John Ehrenreich (born February 20, 1943) is an American author, academic, and clinical psychologist who has published books on health policy, humanitarian policy, US history and US social policy. His newest book, Third Wave Capitalism: How Money, Power, and the Pursuit of Self-Interest have Imperiled the American Dream, was published in 2016 by Cornell University Press in 2016. It was described by Washington Post columnist E.J. Dionne as "a brilliant take on what ails our society and our politics," and by Arlie Hochschild, author of The Outsourced Self, as "a fascinating 'long look' at America.... Sobering, startling, important―a big-think book."
Born in Philadelphia, Ehrenreich received his bachelor's degree in 1964 from Harvard College, followed by a Ph.D. in cellular biology from Rockefeller University and a second PhD in Clinical Psychology from the New School for Social Research. Since the 1970s, he has been a professor at the State University of New York at Old Westbury, where he currently holds the position of Professor of Psychology.
In 1967, Ehrenreich married fellow Rockefeller University graduate student Barbara Alexander, now better known as social critic and best-selling author Barbara Ehrenreich (Nickel and Dimed). Together, John and Barbara Ehrenreich played a leading role in the anti-Vietnam war movement in New York and published several early books and articles, including Long March, Short Spring: The Student Uprising at Home and Abroad (1969), The American Health Empire: Power, Profits and Politics (1970), and "The Professional-Managerial Class" (1977). Although the pair divorced in the late-1970s, John Ehrenreich and Barbara Ehrenreich continue to author occasional articles together, including an updating of their previous work on the professional managerial class, "Death of a Yuppie Dream: The Rise and Fall of the Professional Managerial Class" (2013), and "The Making of the American 99% (And the Collapse of the Middle Class" (2011).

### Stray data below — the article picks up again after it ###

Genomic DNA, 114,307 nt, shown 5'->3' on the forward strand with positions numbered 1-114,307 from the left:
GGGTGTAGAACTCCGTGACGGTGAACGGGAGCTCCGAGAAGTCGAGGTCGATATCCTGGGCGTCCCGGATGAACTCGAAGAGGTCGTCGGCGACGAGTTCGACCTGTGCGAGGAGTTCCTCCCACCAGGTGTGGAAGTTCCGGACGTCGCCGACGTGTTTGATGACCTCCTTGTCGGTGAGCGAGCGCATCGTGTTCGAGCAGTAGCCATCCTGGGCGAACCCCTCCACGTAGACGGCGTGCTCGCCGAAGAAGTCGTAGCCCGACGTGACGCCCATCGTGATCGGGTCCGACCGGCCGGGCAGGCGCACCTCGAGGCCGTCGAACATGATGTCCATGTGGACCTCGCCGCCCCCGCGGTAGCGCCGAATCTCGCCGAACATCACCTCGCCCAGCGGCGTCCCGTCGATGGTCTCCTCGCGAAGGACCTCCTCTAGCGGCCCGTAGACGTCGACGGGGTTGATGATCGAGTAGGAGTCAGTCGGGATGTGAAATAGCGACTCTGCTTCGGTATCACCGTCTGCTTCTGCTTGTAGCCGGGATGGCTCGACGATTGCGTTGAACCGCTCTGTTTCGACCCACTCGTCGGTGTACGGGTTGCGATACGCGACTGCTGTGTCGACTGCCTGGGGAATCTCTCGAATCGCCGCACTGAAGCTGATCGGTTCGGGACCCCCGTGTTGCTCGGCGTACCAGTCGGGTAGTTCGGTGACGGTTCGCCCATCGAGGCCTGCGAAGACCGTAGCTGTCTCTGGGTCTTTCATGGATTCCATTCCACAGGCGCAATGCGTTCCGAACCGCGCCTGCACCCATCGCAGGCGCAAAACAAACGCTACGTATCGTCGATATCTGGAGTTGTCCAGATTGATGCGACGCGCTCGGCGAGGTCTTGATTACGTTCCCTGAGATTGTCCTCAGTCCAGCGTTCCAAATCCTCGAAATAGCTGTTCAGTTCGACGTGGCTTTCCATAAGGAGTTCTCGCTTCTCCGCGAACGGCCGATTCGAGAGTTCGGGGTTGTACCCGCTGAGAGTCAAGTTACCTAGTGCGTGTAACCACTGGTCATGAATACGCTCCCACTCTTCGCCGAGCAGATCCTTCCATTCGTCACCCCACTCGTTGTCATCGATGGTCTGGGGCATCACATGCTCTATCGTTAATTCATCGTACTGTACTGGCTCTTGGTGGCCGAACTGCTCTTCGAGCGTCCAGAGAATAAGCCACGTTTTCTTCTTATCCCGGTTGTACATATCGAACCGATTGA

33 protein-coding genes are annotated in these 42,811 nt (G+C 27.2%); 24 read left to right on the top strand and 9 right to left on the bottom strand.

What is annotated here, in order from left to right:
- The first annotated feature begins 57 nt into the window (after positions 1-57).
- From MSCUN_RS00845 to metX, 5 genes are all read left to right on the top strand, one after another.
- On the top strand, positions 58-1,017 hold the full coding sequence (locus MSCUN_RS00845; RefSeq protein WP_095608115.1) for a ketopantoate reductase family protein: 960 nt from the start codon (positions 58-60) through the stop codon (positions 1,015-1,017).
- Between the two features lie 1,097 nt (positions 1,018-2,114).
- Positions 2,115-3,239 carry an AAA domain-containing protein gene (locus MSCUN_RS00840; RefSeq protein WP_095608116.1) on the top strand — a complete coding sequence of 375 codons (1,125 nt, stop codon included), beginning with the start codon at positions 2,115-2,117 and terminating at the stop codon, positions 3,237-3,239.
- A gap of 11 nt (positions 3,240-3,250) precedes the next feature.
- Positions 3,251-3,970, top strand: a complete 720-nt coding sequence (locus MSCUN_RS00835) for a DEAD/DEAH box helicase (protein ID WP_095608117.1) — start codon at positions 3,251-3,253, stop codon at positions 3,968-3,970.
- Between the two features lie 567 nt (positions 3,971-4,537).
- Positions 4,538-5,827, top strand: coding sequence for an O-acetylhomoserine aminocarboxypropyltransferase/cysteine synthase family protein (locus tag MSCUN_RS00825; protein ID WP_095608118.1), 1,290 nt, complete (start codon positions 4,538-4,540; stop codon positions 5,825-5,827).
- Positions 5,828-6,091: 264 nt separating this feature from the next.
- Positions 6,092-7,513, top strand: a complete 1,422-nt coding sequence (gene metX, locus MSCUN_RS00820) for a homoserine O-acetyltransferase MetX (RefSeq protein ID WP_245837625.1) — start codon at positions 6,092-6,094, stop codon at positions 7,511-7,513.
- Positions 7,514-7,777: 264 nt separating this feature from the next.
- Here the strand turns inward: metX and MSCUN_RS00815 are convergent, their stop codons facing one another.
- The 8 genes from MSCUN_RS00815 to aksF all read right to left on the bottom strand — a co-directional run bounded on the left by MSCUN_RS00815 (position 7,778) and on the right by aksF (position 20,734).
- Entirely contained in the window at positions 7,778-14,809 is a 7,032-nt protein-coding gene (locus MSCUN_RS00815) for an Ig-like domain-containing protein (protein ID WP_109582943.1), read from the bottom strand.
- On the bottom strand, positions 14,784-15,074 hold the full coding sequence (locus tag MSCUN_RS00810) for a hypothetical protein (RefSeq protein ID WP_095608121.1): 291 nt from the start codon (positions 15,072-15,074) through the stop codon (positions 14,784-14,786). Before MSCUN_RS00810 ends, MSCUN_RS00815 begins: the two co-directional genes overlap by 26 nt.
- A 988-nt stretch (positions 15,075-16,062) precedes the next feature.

John Ehrenreich has also published several other books, including The Humanitarian Companion: A Guide for International Aid, Development, and Human Rights Workers (2005); and Managing Stress in Humanitarian Workers (Ed., 2012), and The Cultural Crisis of Modern Medicine' (Ed., 1978). In addition to his books and journalistic writing, Ehrenreich has published numerous articles on social policy and psychology in scholarly and professional journals, including "Understanding PTSD: Forgetting Trauma"(2003), "Managing Stress in Humanitarian Aid Workers" (2004); "Women in prison: Approaches to understanding the lives of a forgotten population" (with S. McQuaide, 1998) and "Personality Theory: A Case of Intellectual and Social Isolation?" (1997).
An internationally known expert on psychosocial support for humanitarian workers, Ehrenreich has served as an expert consultant to NGOs in Bosnia, Turkey, Jordan, Sierra Leone, as well as in Europe and the United States. He is an International Associate of the Netherlands-based Antares Foundation.
John Ehrenreich has two children from his marriage to Barbara Ehrenreich: journalist, law professor, and national security expert Rosa Brooks and journalist and novelist Ben Ehrenreich. In 1987, he married social worker Sharon McQuaide, with whom he has one child, Alexander Ehrenreich. He currently lives in Sherman, Connecticut, where he has a private psychology practice.